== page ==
Consistency to build any application
Every company is a software company. It’s becoming a tired phrase, but it’s bluntly true - as businesses seek to transform digitally, to better make use of emerging technologies to improve business processes and open new revenue streams, software and applications are the way to get there.

Developing the new breed of applications is vital, but enterprises can’t ignore the traditional applications that power their current lines of business. Without a consistent, unified approach to application development, businesses can be forced to silo application development roles, with one team focused on the “new” and one on the “old.” This leads to two completely separate software stacks, adding new complexities to an already complex datacenter environment.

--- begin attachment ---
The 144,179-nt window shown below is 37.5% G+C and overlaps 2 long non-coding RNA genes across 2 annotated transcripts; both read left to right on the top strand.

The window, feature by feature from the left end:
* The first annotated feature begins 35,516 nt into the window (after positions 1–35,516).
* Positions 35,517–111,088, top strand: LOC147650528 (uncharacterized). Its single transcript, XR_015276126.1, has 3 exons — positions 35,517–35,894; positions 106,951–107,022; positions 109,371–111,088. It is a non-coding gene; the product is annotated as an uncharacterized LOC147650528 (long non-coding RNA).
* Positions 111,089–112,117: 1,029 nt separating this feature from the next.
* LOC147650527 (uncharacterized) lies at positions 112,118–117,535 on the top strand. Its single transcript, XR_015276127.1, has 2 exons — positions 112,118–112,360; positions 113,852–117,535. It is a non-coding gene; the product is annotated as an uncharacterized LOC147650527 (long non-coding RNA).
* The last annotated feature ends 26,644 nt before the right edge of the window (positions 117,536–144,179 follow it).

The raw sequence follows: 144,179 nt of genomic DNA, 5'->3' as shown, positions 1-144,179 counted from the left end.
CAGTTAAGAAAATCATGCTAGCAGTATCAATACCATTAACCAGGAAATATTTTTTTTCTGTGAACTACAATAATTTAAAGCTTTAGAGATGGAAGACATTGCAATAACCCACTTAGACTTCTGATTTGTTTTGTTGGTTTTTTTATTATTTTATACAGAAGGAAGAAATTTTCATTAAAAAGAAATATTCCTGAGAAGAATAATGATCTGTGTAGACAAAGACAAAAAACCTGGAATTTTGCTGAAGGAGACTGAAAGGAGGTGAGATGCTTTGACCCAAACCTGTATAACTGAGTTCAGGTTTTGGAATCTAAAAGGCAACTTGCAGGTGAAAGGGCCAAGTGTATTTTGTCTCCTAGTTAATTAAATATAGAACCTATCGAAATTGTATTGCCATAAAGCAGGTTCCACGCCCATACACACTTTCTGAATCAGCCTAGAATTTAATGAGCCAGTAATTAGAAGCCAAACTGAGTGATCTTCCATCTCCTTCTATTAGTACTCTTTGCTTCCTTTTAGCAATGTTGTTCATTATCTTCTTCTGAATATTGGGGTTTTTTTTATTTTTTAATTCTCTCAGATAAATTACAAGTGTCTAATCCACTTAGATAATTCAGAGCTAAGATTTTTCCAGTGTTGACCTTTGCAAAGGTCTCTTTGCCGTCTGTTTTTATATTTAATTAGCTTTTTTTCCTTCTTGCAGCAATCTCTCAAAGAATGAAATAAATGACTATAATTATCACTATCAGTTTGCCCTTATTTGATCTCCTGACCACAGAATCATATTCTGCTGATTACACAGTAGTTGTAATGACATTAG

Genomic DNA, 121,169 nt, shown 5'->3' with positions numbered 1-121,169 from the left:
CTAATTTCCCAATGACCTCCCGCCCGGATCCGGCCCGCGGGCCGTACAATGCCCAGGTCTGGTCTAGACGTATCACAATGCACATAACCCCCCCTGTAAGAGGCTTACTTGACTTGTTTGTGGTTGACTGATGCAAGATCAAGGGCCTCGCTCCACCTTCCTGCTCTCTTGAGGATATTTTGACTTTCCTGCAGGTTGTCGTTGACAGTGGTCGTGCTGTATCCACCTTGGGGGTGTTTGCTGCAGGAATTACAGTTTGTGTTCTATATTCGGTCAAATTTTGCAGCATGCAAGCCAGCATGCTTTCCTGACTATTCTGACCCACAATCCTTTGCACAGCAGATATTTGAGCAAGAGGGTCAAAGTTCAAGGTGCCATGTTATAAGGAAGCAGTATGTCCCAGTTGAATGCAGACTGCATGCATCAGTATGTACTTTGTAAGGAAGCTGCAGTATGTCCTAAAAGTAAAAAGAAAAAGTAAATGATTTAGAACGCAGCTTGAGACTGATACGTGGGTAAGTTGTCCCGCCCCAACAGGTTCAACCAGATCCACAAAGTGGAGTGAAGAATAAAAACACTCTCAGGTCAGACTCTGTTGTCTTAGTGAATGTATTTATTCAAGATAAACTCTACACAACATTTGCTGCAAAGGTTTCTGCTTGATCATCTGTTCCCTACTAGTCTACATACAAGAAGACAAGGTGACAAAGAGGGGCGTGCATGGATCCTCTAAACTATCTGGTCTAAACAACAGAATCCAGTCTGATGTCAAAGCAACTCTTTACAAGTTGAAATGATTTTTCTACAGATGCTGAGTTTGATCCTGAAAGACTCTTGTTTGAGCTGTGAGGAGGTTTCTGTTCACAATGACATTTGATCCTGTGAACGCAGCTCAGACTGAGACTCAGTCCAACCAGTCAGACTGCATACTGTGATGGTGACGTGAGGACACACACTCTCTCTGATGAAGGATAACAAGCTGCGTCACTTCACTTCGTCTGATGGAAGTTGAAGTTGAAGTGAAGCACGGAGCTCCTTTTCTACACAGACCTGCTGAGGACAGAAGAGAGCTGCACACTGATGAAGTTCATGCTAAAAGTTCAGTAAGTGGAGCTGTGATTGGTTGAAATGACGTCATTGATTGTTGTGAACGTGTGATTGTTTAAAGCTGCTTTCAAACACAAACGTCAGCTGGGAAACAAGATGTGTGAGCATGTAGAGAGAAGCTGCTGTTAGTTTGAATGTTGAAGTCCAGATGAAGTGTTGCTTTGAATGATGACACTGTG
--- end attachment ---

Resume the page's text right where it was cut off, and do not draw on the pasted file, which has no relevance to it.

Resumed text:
Red Hat is delivering the open, flexible and more secure tools to tackle both cloud-native and traditional application development, all on a consistent, standards based platform. Today, you’ll see us launch new, cloud-based applications and frameworks for building containerized applications that tie together with Red Hat OpenShift Container Platform, the most comprehensive enterprise Kubernetes platform available. You’ll also see the launch of the industry’s first Container Health Index, which is designed to make it easier for Red Hat customers and partners to quickly see the security and provenance of a containerized application and to build their own safer, vulnerability-free containers.